Beauty needs to be temporary to be appreciated. I think those magnificent bastards at Apple know that. I think they made the case slippery by design. They want you to know that if you keep your phone selfishly naked, and try to hoard the beauty that is designed to be temporary, that phone will respond by slipping out of your hand and flying to its crackly death on a sidewalk.

, my friends, is good design.

Scott Adams
Co-founder of CalendarTree.com 
Author of this book
Twitter Dilbert: @Dilbert_Daily

Note: I think a hacker now owns my personal twitter account @Scott Adams925. I can't get in, can't generate a password reset email, and can't get a response from any stoners at Twitter to fix it. I'll wait a week then abandon that account and start over. (Yes, I checked my spam folders for the reset email. Thank you in advance for assuming I am an idiot.)


Let's test your sense of color and design.

The new design for this blog (under development) needs a background color for my posts. Studies show that different colors inspire different emotions, and that means that picking the right background color matters. Here are six candidate background colors upon which a black text (probably) will ride.

Your mission, should you decide to accept it, is to simply "feel" each color and tell me which sensation feels most compatible with my writing style for this blog. Do you feel your emotions differently with each color? I do. And for me it is fairly dramatic.

I have a clear favorite in this group. Which one is yours? (My answer will be at the end of the post.)

I'm also interested if you feel anything different at all. I'm not sure how similar humans are in their reaction to colors.

My preference is 5 because it registers as gently dangerous to me.
The new Dilbert.com site design is nearly ready for beta testing and I am doing an open call for aspiring creators who would like to join the new site on a shared ad revenue basis. You don't need to be a cartoonist. Any content that a typical Dilbert reader might enjoy would work.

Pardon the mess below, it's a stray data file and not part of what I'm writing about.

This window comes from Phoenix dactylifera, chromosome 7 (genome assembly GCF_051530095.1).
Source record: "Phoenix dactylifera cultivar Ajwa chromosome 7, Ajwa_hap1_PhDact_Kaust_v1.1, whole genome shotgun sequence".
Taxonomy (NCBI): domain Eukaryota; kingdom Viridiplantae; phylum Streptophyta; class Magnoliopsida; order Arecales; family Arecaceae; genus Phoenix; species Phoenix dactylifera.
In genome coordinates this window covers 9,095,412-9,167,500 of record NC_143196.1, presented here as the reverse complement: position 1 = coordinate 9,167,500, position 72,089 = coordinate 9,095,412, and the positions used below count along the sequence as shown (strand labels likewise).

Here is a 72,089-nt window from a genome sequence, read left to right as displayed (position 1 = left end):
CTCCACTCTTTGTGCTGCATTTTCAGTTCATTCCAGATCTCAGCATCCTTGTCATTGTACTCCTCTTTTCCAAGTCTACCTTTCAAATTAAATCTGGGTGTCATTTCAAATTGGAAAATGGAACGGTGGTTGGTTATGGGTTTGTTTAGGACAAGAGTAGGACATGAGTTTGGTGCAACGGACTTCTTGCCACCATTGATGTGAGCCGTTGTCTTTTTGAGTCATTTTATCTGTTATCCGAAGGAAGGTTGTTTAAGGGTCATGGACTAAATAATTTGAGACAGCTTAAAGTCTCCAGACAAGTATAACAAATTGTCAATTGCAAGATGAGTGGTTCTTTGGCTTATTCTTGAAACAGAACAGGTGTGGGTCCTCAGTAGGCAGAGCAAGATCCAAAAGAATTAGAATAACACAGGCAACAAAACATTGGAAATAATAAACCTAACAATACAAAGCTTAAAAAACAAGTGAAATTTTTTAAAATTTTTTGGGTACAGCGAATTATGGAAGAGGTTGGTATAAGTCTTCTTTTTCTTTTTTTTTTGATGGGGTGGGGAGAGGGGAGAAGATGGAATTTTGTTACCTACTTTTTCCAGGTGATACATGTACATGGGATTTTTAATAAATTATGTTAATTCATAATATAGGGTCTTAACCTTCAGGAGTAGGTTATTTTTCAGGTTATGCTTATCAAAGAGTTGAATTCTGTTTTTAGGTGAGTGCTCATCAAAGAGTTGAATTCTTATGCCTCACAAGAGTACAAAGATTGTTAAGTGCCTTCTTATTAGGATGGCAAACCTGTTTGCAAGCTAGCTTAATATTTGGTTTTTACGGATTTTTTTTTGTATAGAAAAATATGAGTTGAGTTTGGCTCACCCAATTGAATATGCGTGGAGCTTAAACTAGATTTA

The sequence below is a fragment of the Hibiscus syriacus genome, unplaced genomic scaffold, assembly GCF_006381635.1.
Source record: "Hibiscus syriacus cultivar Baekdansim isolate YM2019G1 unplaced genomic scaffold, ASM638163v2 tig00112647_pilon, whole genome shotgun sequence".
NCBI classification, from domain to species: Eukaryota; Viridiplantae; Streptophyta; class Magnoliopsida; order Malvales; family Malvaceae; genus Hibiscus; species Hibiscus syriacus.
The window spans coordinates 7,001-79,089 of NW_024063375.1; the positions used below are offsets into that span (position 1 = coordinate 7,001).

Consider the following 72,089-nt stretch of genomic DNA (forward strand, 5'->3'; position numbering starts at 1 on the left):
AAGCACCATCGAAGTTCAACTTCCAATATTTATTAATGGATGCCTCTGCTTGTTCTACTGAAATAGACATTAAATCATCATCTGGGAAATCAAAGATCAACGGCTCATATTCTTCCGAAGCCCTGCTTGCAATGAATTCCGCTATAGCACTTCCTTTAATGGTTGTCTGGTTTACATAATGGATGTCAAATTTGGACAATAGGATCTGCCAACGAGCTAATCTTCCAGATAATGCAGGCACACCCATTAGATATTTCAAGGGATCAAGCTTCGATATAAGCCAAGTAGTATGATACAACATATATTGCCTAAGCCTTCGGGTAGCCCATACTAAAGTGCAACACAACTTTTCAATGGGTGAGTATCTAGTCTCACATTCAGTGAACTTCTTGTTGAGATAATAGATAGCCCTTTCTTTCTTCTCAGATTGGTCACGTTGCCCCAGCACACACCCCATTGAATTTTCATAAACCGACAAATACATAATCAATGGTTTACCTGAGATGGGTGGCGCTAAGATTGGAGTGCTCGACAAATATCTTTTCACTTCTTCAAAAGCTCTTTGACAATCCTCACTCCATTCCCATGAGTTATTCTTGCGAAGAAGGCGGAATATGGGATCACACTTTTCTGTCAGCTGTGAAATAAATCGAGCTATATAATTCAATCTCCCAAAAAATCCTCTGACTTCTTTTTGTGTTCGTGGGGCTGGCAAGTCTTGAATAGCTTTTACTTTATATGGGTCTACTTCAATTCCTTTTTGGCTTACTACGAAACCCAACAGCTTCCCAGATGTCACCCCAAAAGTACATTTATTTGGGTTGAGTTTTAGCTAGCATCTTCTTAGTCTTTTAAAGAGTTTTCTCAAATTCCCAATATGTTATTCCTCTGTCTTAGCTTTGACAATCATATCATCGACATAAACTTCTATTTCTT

Perhaps you write funny articles, or you create your own unpublished comics, or you write movie reviews for nerds, or you collect links to funny animal pictures or offbeat stories. Maybe you review electronic gadgets or talk about world events in ways others do not. Maybe you think you can write Robots Read News better than I can and you want to take a run at it. Maybe you simulate comic strip characters using Legos, like Cristiano Spiller did here.

The model going forward is that I will be making some limited "shelf space" available on Dilbert.com so other creators can test content and immediately share in ad revenue. The content that gets a lot of clicks will stay and the ones that do not will be cycled out for something with more promise.

The ad sharing model depends on what you have to offer. If you are an established creator you would earn a higher percentage of ad revenues on your page than if you are trying something for the first time. And if you update your content frequently that is worth more too. The details are negotiable.

I'm attracted to the idea of giving new creators a chance to break out while at the same time making Dilbert.com more engaging. I have no idea if this model will work. Let's call that part of the fun.

How much would a new creator earn? You would earn nearly nothing at first because it would take time for traffic to find you. But your exposure would be superb, and depending on your career ambitions it might be good experience. And I'll be contributing a light mentoring/editing touch if that has any value to you.

So please pitch me at dilbertcartoonist@gmail.com. No idea is too weird. (The weird ones might be best, actually.) Some samples plus a brief bio would be great.

My best guess is that I will get only a handful of pitches. So I can guarantee I will give my full attention to your idea. And if you think you have talent but no way to penetrate the commercial market . . . that excuse just went away. If I like what you do, I'll send a million eyeballs your way.

In 1988 a cartoonist named Jack Cassady gave me the advice and encouragement I needed to break into cartooning. That encouragement became both a blessing and a curse. The curse is that I have been compelled over the course of my career to pay forward the kindness. I have done so, as best I can, for many individual creators, but the Dilbert.com site redesign should multiply the effect. This is for you, Jack.


Scott Adams
Co-founder of CalendarTree.com    
Author of this book 
Twitter personal: @scottadams925 (currently unavailable - hacked)
Twitter Dilbert: @Dilbert_Daily